function dragula (paramName = value){}

Where paramName is the name of the parameter and value is the default value. Your code tries to assign an object as a parameter name and also the syntax inside the object itself is also incorrect:

This is what happens when trying to run it:

This is what happens when trying to run it
This is what happens when trying to run it

P.D. @Alex, thanks for replying :D love to discuss this kind of topics with other coders.

Alex Hutsulyak wrote

Actually I don’t get, why this code doesn’t work for you. I’ve got exact same error, when tried to run this ES6 snippet in ES5 environment. But after transpiling this one to ES5, it works. Only problem with this snippet, is that original ‘dragula’ function is changing options object by it’s reference, as I see from original code provided by author of article, and snippet only assigns default values for provided parameter object’s properties. Full implementation could look like:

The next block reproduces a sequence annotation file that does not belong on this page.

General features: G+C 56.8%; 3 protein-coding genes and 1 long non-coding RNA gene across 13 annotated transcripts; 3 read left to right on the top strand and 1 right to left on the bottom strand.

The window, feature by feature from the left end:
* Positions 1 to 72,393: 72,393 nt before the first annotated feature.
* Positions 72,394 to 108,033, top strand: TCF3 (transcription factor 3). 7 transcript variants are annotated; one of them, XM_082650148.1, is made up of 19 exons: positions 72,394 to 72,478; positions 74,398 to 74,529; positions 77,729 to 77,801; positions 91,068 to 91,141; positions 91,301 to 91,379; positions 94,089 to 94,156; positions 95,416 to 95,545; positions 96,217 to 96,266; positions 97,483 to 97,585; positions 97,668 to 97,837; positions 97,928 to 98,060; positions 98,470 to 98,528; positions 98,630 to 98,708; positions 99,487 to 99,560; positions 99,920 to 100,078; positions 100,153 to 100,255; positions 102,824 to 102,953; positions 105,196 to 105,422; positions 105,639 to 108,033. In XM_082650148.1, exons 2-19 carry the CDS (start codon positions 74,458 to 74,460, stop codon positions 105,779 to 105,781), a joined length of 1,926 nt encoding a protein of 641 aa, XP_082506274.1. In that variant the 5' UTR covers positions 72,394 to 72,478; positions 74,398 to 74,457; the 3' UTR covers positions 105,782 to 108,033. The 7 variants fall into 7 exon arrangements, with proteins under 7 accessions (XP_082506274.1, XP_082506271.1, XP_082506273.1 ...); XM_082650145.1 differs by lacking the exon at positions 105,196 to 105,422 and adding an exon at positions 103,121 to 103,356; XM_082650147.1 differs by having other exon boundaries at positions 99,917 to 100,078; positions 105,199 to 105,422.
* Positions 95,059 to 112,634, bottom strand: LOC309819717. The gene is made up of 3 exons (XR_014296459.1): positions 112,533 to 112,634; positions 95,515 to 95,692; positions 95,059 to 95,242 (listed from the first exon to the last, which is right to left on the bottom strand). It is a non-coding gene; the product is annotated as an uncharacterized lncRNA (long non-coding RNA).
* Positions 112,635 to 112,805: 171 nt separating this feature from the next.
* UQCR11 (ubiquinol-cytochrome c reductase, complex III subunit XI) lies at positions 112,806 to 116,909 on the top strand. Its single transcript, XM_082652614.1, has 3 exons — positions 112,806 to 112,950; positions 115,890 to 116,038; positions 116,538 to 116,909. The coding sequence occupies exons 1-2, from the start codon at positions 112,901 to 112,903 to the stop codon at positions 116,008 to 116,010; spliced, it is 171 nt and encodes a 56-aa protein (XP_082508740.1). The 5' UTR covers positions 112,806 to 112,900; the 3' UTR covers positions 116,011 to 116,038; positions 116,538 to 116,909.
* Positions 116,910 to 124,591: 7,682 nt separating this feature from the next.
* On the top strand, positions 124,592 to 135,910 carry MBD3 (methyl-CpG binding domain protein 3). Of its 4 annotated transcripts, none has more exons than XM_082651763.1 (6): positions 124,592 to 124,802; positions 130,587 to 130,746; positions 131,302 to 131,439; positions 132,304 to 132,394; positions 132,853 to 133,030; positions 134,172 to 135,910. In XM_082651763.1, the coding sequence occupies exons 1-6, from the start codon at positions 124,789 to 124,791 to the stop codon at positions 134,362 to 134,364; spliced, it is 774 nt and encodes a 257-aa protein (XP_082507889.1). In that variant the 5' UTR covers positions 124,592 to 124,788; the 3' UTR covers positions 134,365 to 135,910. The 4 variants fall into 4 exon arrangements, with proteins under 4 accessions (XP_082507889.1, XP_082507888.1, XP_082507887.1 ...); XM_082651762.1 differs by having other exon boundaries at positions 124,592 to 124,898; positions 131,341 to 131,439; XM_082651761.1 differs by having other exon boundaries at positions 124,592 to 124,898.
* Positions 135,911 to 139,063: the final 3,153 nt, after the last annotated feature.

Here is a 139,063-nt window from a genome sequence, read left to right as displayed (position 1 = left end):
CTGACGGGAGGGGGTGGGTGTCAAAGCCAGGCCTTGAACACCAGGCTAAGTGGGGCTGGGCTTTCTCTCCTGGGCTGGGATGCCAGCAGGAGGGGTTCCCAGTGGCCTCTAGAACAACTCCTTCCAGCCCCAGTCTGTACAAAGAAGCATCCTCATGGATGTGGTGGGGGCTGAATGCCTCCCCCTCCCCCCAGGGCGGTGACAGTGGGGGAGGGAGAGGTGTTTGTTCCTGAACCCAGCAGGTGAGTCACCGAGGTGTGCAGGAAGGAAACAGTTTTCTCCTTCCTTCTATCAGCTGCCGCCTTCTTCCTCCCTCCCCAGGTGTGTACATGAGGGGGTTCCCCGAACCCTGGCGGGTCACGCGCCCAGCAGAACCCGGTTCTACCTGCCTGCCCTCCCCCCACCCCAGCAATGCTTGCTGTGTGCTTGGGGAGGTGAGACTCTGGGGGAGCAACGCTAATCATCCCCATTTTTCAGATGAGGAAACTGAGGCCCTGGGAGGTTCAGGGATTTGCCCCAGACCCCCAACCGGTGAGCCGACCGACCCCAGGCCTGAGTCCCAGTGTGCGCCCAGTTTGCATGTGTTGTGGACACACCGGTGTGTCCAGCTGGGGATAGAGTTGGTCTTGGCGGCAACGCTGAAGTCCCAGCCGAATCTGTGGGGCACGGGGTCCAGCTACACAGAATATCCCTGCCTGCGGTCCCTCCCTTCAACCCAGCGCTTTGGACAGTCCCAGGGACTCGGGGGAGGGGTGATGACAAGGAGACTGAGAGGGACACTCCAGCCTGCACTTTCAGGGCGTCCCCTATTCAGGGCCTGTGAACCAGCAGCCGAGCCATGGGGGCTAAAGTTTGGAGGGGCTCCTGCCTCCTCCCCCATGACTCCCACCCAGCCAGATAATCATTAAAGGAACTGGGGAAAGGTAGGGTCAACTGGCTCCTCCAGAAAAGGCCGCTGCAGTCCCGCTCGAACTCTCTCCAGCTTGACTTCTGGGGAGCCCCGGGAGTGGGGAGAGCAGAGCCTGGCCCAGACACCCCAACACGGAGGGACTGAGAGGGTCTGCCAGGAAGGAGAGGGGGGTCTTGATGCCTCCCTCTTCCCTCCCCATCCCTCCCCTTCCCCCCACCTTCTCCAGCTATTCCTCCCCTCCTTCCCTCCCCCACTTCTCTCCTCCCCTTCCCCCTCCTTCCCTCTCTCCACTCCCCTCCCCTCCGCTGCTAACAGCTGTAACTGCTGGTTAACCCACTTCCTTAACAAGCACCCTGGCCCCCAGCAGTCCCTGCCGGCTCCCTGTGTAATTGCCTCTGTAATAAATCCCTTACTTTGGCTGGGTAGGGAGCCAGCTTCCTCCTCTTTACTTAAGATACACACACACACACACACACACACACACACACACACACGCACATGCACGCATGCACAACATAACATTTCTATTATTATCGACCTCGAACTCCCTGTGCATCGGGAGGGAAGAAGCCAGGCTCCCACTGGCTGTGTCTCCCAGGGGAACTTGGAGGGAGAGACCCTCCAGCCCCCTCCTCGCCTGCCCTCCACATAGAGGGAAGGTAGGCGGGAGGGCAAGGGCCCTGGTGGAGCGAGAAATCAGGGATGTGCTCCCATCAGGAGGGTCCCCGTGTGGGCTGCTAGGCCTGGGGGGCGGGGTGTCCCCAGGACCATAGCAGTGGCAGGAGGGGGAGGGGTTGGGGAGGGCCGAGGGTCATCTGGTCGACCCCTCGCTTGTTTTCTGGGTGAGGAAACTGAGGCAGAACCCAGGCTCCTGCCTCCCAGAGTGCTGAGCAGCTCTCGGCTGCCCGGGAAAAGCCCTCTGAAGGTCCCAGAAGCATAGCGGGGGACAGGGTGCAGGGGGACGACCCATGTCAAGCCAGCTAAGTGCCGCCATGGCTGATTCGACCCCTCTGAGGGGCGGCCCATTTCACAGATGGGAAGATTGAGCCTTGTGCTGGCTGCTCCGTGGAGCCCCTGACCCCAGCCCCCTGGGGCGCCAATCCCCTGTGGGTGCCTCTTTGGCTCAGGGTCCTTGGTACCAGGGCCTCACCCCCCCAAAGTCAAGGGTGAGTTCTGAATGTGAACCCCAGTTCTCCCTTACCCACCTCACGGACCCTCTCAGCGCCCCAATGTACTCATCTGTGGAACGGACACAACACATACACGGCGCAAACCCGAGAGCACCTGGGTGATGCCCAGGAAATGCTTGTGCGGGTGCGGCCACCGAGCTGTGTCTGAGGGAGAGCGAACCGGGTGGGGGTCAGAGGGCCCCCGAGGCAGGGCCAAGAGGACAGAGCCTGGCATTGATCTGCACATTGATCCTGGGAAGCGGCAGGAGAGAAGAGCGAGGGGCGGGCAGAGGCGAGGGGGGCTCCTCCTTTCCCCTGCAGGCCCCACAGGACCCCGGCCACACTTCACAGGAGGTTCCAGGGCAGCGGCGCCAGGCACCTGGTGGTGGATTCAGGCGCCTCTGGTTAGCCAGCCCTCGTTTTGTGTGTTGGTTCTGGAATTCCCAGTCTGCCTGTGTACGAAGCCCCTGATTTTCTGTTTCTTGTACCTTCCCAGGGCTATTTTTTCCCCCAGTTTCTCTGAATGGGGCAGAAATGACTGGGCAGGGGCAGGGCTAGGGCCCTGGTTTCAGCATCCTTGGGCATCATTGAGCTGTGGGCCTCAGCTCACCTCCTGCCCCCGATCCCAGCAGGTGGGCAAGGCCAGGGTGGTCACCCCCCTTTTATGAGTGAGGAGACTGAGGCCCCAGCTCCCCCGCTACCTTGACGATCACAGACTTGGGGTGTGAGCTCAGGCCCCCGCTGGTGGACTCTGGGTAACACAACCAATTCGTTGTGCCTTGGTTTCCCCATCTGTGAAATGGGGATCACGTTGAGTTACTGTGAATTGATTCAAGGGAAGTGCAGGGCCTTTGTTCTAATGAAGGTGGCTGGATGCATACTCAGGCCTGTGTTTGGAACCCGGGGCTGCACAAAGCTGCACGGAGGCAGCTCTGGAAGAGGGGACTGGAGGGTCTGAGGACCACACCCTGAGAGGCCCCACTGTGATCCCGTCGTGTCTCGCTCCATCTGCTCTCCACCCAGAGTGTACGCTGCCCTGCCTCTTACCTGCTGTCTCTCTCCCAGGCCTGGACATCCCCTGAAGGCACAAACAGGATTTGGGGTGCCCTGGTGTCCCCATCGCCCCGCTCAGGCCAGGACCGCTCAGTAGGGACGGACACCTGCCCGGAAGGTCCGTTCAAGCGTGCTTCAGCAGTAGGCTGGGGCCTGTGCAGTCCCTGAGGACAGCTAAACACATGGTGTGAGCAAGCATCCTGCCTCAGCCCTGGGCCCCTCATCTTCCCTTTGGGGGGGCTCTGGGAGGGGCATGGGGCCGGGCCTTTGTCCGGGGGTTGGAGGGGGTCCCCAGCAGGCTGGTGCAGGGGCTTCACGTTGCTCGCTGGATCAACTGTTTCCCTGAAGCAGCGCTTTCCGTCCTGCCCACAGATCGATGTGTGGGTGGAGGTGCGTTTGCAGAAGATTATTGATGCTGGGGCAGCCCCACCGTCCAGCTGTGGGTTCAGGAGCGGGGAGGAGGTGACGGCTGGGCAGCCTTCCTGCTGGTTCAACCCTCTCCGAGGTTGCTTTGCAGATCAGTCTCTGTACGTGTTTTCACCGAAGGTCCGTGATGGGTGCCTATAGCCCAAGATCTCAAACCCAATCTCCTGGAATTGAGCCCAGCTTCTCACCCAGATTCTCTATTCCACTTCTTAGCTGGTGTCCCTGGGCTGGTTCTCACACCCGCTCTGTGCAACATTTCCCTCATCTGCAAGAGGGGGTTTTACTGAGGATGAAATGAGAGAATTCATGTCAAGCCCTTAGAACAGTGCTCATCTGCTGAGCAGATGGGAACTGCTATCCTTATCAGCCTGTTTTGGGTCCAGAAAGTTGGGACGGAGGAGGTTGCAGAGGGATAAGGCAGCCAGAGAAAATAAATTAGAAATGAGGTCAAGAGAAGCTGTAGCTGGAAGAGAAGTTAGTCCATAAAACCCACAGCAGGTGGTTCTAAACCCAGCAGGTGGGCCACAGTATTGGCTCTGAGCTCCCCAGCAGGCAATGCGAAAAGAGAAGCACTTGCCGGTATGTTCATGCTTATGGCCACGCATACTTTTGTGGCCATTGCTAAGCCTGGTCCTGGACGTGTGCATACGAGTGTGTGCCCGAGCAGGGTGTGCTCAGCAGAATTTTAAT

function dragula ({ moves = always, 
                accepts = always, 
                invalid = invalidTarget, 
                containers = initialContainers || [], 
                isContainer = never, 
                copy = false, 
                revertOnSpill = false, 
                removeOnSpill = false, 
                direction = 'vertical', 
                mirrorContainer = body } = {}) {


 return {
    moves: moves,
    accepts: accepts,
    invalid: invalid,
    containers: containers,
    isContainer: isContainer,
    copy: copy,
    revertOnSpill: revertOnSpill,
    removeOnSpill: removeOnSpill,
    direction: direction,
    mirrorContainer: mirrorContainer